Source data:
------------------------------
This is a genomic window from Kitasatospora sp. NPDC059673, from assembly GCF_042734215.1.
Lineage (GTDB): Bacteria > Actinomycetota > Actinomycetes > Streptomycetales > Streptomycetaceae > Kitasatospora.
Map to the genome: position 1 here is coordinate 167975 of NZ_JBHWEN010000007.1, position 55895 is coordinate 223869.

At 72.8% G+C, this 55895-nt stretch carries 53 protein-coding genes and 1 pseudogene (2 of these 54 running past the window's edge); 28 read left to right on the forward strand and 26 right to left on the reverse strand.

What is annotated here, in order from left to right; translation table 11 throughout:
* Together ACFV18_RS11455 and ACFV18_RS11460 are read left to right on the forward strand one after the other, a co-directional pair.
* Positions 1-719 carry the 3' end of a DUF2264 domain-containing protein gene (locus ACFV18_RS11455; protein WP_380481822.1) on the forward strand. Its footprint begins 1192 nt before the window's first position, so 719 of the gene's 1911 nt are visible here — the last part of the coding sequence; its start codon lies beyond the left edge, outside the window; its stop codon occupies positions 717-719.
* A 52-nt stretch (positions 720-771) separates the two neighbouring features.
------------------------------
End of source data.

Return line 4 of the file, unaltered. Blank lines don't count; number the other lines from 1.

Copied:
At 72.8% G+C, this 55895-nt stretch carries 53 protein-coding genes and 1 pseudogene (2 of these 54 running past the window's edge); 28 read left to right on the forward strand and 26 right to left on the reverse strand.